Introduction to HTML

In this tutorial, the basic concepts of Hyper Text Markup Language (HTML) is described.

HTML, an abbreviation of Hyper Text Markup Language, is the predominant markup language for web pages. It provides a means to describe the structure of text-based information in a document — by denoting certain text as links, headings, paragraphs, lists, and so on — and to supplement that text with interactive forms, embedded images, and other objects. HTML is written in the form of tags, surrounded by angle brackets (i.e. <>). HTML can also describe, to some degree, the appearance and semantics of a document, and can include embedded scripting language code (such as JavaScript) which can affect the behavior of web browsers and other HTML processors.

Hypertext is text, displayed on a computer, with references (hyperlinks) to other text that the reader can immediately access, usually by a mouse click or key press sequence. Apart from running text, hypertext may contain tables, images and other things. The most extensive example of hypertext today is the World Wide Web.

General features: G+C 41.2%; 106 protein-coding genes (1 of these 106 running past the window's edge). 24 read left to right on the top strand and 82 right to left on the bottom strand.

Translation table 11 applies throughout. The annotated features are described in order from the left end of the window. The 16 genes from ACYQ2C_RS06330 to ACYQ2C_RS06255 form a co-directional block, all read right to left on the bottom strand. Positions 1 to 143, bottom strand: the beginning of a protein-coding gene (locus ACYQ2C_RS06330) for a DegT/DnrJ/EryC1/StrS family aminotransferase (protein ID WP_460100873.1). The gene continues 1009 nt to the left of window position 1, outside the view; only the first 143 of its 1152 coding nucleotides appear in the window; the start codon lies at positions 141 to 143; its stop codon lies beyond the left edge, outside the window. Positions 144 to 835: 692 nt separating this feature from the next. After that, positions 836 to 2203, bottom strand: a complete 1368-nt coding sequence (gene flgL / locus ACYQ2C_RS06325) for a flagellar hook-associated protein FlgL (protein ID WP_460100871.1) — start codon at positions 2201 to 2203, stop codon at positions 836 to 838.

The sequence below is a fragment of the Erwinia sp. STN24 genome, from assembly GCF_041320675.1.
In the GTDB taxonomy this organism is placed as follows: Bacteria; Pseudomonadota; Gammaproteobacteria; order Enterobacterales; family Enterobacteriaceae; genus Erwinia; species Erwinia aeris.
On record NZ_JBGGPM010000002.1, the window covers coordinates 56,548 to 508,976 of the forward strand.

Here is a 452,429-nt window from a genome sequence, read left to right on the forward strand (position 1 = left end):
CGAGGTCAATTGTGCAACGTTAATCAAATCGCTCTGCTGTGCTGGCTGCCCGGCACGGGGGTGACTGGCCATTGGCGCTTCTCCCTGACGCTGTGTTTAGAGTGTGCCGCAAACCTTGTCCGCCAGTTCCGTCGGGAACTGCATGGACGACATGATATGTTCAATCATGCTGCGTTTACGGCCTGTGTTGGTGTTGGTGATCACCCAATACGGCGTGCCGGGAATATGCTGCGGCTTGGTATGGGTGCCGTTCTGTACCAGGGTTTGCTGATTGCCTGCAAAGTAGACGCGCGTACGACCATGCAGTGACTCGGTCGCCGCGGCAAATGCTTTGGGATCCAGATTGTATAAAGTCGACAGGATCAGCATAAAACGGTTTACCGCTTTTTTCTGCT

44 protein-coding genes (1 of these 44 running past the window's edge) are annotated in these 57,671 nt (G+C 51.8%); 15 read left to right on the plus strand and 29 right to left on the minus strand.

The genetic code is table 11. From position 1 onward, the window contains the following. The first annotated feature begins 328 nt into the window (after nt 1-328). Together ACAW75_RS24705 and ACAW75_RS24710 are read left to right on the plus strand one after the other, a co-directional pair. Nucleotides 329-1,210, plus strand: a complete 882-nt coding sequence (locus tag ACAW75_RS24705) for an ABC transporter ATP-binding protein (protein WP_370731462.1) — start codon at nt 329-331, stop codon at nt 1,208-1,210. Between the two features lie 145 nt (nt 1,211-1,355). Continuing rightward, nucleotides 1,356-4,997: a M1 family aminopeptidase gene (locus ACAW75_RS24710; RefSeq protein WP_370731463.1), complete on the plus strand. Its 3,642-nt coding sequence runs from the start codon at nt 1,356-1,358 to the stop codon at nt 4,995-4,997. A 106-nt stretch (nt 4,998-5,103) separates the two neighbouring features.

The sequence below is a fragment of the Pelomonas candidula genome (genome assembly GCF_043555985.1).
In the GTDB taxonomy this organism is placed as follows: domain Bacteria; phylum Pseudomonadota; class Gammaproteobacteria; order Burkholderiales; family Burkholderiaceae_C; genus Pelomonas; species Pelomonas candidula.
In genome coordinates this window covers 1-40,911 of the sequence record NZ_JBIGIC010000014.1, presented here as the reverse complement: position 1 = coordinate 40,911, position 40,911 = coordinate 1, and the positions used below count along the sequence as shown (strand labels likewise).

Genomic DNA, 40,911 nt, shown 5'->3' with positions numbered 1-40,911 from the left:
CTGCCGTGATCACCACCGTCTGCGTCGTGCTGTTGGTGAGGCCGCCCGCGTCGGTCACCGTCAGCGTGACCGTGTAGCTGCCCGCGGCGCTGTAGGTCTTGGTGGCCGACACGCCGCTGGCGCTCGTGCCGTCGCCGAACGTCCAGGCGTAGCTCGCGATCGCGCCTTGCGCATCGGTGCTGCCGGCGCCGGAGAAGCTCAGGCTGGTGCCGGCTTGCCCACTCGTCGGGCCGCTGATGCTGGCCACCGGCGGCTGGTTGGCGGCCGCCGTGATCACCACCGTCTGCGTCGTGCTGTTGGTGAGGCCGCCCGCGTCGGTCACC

A markup language is a set of annotations to text that describe how something is to be structured, laid out, or formatted. Electronic document markup languages are embedded markup codes used to construct structured documents, used in computer typesetting, word processors, web-document editors and web browsers.

HTML is not a programming language, it is a markup language. A markup language is actually a set of markup tags. HTML uses markup tags to describe web pages. The markup tags tell the Web browser how to display the page. HTML documents are text files made up of HTML elements. An HTML file must have an .htm or .html file extension. An HTML file can be created using a simple text editor.


Features of HTML

  • HTML markup tags are usually called HTML tags
  • HTML tags are keywords surrounded by angle brackets like <>
  • HTML tags normally come in pairs like <p> and </p>
  • The first tag in a pair is the start tag, the second tag is the end tag
  • Start and end tags are also called opening tags and closing tags
  • The text between the start and end tags is the element content
  • HTML tags are not case sensitive, <p> means the same as <P>


Φ We start with HTML here followed by CSS.